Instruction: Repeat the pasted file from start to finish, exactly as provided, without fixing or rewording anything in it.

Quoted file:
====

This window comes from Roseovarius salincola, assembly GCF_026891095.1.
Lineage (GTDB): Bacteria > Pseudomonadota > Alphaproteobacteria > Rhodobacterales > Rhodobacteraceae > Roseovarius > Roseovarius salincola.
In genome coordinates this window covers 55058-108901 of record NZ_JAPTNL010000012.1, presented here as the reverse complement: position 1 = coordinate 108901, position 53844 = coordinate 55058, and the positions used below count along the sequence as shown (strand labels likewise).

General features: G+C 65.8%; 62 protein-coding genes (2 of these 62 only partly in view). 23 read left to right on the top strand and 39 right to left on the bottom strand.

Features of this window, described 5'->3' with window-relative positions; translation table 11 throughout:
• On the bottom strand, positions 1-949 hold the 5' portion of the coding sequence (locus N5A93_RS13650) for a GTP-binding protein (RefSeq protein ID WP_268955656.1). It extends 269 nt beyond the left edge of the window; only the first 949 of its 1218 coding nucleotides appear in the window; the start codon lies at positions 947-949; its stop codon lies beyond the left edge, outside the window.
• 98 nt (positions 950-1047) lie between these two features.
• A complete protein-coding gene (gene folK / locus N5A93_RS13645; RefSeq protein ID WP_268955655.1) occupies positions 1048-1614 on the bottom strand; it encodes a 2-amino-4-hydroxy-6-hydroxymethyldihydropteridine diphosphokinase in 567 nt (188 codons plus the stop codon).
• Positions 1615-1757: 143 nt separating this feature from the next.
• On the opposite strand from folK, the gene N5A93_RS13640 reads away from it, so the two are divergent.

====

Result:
This window comes from Roseovarius salincola, assembly GCF_026891095.1.
Lineage (GTDB): Bacteria > Pseudomonadota > Alphaproteobacteria > Rhodobacterales > Rhodobacteraceae > Roseovarius > Roseovarius salincola.
In genome coordinates this window covers 55058-108901 of record NZ_JAPTNL010000012.1, presented here as the reverse complement: position 1 = coordinate 108901, position 53844 = coordinate 55058, and the positions used below count along the sequence as shown (strand labels likewise).

General features: G+C 65.8%; 62 protein-coding genes (2 of these 62 only partly in view). 23 read left to right on the top strand and 39 right to left on the bottom strand.

Features of this window, described 5'->3' with window-relative positions; translation table 11 throughout:
• On the bottom strand, positions 1-949 hold the 5' portion of the coding sequence (locus N5A93_RS13650) for a GTP-binding protein (RefSeq protein ID WP_268955656.1). It extends 269 nt beyond the left edge of the window; only the first 949 of its 1218 coding nucleotides appear in the window; the start codon lies at positions 947-949; its stop codon lies beyond the left edge, outside the window.
• 98 nt (positions 950-1047) lie between these two features.
• A complete protein-coding gene (gene folK / locus N5A93_RS13645; RefSeq protein ID WP_268955655.1) occupies positions 1048-1614 on the bottom strand; it encodes a 2-amino-4-hydroxy-6-hydroxymethyldihydropteridine diphosphokinase in 567 nt (188 codons plus the stop codon).
• Positions 1615-1757: 143 nt separating this feature from the next.
• On the opposite strand from folK, the gene N5A93_RS13640 reads away from it, so the two are divergent.